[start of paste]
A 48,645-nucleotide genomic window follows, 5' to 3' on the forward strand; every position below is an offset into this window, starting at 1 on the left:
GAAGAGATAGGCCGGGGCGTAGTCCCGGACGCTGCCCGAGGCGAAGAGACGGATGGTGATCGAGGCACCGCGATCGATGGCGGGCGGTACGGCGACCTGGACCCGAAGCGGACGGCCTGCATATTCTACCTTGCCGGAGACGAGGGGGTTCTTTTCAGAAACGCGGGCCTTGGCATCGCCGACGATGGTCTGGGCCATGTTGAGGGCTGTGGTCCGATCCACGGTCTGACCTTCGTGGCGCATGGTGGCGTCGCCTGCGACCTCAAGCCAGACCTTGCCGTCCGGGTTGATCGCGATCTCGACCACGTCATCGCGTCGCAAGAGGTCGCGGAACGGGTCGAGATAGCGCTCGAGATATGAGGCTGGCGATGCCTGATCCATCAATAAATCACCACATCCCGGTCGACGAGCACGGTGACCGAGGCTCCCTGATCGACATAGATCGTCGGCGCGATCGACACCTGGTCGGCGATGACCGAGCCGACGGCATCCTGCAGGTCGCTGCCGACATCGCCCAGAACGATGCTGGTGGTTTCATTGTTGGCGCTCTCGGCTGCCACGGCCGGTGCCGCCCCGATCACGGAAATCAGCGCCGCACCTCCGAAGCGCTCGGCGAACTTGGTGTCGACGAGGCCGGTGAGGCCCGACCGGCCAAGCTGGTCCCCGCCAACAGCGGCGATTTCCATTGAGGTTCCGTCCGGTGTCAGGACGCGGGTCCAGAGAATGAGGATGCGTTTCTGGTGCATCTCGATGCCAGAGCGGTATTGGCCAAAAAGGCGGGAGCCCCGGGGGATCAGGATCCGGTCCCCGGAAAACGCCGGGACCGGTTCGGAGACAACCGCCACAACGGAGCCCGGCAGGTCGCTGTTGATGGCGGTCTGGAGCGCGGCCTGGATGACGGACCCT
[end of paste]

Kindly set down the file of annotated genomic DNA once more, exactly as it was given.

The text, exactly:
A 48,645-nucleotide genomic window follows, 5' to 3' on the forward strand; every position below is an offset into this window, starting at 1 on the left:
GAAGAGATAGGCCGGGGCGTAGTCCCGGACGCTGCCCGAGGCGAAGAGACGGATGGTGATCGAGGCACCGCGATCGATGGCGGGCGGTACGGCGACCTGGACCCGAAGCGGACGGCCTGCATATTCTACCTTGCCGGAGACGAGGGGGTTCTTTTCAGAAACGCGGGCCTTGGCATCGCCGACGATGGTCTGGGCCATGTTGAGGGCTGTGGTCCGATCCACGGTCTGACCTTCGTGGCGCATGGTGGCGTCGCCTGCGACCTCAAGCCAGACCTTGCCGTCCGGGTTGATCGCGATCTCGACCACGTCATCGCGTCGCAAGAGGTCGCGGAACGGGTCGAGATAGCGCTCGAGATATGAGGCTGGCGATGCCTGATCCATCAATAAATCACCACATCCCGGTCGACGAGCACGGTGACCGAGGCTCCCTGATCGACATAGATCGTCGGCGCGATCGACACCTGGTCGGCGATGACCGAGCCGACGGCATCCTGCAGGTCGCTGCCGACATCGCCCAGAACGATGCTGGTGGTTTCATTGTTGGCGCTCTCGGCTGCCACGGCCGGTGCCGCCCCGATCACGGAAATCAGCGCCGCACCTCCGAAGCGCTCGGCGAACTTGGTGTCGACGAGGCCGGTGAGGCCCGACCGGCCAAGCTGGTCCCCGCCAACAGCGGCGATTTCCATTGAGGTTCCGTCCGGTGTCAGGACGCGGGTCCAGAGAATGAGGATGCGTTTCTGGTGCATCTCGATGCCAGAGCGGTATTGGCCAAAAAGGCGGGAGCCCCGGGGGATCAGGATCCGGTCCCCGGAAAACGCCGGGACCGGTTCGGAGACAACCGCCACAACGGAGCCCGGCAGGTCGCTGTTGATGGCGGTCTGGAGCGCGGCCTGGATGACGGACCCT